"Impressionism, Fashion, and Modernity"

Claude Monet, Camille
Written by Gloria Groom

In February 1866, having temporarily abandoned his monumental Luncheon on the Grass (cats. 38, 39), Claude Monet hurriedly prepared a new canvas showing his nineteen-year-old mistress, Camille Doncieux, in a green-and-black striped walking dress, small “Empire” bonnet, and fur-trimmed jacket (cat. 16). For an artist with no official academic standing at the Salon (where he refused to be listed as a student of his official teacher, Charles Gleyre), Monet’s life-size Camille was the equivalent of a Prix de Rome, his first success in the Parisian art world and his largest finished canvas to date.1 It was both courageous and conservative, undertaken to garner critical support as well as to placate his aunt Marie-Jeanne Lecadre, who had threatened to cut off his monthly allowance.2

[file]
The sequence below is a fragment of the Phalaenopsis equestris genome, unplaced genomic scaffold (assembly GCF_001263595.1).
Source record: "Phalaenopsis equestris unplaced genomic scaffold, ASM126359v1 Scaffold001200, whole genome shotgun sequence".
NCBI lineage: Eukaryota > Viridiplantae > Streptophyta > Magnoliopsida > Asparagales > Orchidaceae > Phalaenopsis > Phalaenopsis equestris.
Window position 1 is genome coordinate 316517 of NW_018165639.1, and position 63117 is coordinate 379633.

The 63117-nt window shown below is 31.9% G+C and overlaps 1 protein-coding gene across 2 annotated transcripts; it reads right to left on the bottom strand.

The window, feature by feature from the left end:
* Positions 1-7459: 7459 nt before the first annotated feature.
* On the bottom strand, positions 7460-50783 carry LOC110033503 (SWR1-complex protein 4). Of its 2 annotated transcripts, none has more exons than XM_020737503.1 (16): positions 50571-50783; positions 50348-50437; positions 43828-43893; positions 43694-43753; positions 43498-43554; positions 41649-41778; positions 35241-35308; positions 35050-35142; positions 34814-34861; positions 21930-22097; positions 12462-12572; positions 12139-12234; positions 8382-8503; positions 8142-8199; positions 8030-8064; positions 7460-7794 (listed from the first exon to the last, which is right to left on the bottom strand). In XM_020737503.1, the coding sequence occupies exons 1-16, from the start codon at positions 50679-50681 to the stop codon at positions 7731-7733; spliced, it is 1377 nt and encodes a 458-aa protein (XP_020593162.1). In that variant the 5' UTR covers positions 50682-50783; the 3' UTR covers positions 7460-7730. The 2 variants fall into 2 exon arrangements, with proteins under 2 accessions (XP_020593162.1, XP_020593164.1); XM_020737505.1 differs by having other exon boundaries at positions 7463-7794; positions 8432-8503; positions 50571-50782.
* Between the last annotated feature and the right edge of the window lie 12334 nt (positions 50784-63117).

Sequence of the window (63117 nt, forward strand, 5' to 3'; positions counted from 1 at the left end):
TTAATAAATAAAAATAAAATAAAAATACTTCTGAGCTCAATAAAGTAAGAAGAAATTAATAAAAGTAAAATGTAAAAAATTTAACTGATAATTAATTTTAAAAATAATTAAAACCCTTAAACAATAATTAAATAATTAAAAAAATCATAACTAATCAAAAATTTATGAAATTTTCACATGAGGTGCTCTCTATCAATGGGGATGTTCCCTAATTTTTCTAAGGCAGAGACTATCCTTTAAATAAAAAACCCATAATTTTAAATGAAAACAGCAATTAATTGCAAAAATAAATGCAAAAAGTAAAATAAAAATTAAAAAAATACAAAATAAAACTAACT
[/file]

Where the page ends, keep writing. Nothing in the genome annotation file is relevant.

Portraits were a mainstay of the Salon of the Second Empire and in 1866 made up approximately one in seven of

Article source: http://chicagotonight.wttw.com/2013/08/28/impressionism-fashion-and-modernity

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